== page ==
Systemic lupus erythematosus is a chronic, multisystem, inflammatory, autoimmune disorder characterized by formation of autoantibodies directed against self-antigens and immune-complex formation.
It can be diagnosed with a single organ involvement such as lupus nephritis.
It is predominantly diagnosed in females of childbearing age.
Clinical presentation varies in different patients and the disease activity varies over time in a single patient. Majority of patients have arthralgia of the hand.
In systemic lupus erythematosus (SLE) patients treated with hydroxychloroquine (HCQ), longer duration of use and higher cumulative dose, as well as lower creatinine clearance and geographical origin from sub-Saharan Africa and West Indies, appear to be associated with an increased risk of treatment-related retinopathy, as reported in a study.
In the treatment of active systemic lupus erythematosus (SLE), early administration of belimumab especially in patients with low damage at baseline is likely to lead to remission and low-disease activity (LDA), according to real-world data.
The type I interferon receptor subunit 1 mAb* anifrolumab significantly improves response in patients with systemic lupus erythematosus (SLE) in the second phase III randomized trial of the drug, TULIP-2** — in contrast to the first trial.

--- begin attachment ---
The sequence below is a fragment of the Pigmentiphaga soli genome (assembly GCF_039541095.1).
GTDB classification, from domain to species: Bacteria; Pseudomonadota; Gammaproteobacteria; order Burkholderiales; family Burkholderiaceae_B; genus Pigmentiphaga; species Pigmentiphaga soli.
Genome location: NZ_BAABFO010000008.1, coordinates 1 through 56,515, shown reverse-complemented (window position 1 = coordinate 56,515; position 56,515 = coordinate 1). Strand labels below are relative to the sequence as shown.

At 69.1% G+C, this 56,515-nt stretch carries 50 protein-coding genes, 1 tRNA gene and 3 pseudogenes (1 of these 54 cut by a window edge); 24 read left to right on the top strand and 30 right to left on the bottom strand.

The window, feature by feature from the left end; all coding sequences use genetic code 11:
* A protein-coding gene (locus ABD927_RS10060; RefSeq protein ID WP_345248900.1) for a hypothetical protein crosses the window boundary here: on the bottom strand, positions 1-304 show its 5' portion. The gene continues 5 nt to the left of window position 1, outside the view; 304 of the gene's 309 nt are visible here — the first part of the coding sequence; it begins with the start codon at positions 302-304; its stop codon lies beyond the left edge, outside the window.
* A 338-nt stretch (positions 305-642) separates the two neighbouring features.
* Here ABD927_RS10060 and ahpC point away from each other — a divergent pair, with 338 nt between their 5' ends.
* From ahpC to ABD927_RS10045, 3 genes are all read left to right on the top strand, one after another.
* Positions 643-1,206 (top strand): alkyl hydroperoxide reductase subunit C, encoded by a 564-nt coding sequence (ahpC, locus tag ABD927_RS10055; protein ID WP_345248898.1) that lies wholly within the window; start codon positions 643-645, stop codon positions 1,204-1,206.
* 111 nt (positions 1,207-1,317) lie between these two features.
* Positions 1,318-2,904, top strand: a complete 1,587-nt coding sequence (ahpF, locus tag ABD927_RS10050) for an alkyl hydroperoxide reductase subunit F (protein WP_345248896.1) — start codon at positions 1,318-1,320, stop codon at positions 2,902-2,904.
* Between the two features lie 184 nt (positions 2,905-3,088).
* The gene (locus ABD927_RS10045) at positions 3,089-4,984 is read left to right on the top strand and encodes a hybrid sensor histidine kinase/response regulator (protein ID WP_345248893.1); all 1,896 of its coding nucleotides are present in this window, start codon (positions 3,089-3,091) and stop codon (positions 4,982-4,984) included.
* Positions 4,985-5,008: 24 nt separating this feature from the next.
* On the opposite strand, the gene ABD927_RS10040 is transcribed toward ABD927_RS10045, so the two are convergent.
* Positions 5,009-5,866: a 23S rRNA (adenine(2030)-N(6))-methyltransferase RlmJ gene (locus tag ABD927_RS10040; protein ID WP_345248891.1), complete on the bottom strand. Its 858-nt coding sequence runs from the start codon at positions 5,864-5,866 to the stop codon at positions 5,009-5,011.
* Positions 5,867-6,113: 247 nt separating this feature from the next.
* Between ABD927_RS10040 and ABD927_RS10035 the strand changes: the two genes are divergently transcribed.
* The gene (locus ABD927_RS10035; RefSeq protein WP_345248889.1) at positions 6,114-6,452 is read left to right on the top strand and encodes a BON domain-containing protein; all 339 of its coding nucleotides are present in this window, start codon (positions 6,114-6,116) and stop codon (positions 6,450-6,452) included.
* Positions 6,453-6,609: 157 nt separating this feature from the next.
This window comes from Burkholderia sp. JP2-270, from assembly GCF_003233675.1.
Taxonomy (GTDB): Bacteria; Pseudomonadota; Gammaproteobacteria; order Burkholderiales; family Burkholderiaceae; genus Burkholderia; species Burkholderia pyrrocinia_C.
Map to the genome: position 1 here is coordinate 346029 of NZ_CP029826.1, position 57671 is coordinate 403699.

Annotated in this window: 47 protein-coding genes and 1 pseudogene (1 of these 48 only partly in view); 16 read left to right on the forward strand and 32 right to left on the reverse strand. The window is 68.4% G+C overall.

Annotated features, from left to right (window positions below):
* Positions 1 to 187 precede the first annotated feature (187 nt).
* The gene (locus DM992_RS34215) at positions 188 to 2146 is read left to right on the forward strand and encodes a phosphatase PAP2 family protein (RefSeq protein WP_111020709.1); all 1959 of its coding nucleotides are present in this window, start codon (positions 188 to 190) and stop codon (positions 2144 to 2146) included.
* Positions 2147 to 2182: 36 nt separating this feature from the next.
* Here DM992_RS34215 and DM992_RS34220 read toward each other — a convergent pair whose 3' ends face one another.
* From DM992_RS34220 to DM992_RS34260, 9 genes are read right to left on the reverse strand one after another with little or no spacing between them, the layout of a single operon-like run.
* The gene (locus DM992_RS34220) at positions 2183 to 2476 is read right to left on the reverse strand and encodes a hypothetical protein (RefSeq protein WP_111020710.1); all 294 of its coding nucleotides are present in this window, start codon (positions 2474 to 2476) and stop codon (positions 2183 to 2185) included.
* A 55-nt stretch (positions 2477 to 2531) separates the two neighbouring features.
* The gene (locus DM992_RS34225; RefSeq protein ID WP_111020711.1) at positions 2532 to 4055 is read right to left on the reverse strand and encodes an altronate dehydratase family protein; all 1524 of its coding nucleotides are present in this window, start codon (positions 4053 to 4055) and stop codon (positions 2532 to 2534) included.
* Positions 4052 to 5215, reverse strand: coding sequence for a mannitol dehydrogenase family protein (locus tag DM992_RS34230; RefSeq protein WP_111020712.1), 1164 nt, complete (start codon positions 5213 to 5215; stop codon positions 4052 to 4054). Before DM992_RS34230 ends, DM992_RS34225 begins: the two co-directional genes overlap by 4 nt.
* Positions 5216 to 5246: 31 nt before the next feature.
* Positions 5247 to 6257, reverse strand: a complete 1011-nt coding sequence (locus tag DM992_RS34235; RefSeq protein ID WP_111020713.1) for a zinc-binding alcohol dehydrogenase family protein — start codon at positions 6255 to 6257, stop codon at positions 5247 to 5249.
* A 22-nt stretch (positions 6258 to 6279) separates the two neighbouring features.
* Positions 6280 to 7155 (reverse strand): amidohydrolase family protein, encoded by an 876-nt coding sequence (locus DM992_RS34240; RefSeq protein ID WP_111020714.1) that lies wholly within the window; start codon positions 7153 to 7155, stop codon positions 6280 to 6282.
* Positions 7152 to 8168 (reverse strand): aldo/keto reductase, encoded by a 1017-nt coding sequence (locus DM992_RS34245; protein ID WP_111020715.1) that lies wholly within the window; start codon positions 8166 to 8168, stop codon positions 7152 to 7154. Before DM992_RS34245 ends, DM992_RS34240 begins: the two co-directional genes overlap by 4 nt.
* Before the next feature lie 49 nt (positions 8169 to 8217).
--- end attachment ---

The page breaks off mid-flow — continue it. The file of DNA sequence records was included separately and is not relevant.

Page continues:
Use of ustekinumab in the treatment of systemic lupus erythematosus leads to significant improvements in many of the efficacy indices evaluated, with lower risk of flares and sustained response rates, when compared with placebo, according to 1-year data from a phase II trial.
Among Filipino patients with systemic lupus erythematosus (SLE), the use of immunosuppressive and corticosteroid contributes to an increased risk of developing herpes zoster infection, a study has found. The risk is even higher in lupus nephritis patients exposed to intravenous cyclophosphamide and mycophenolate mofetil.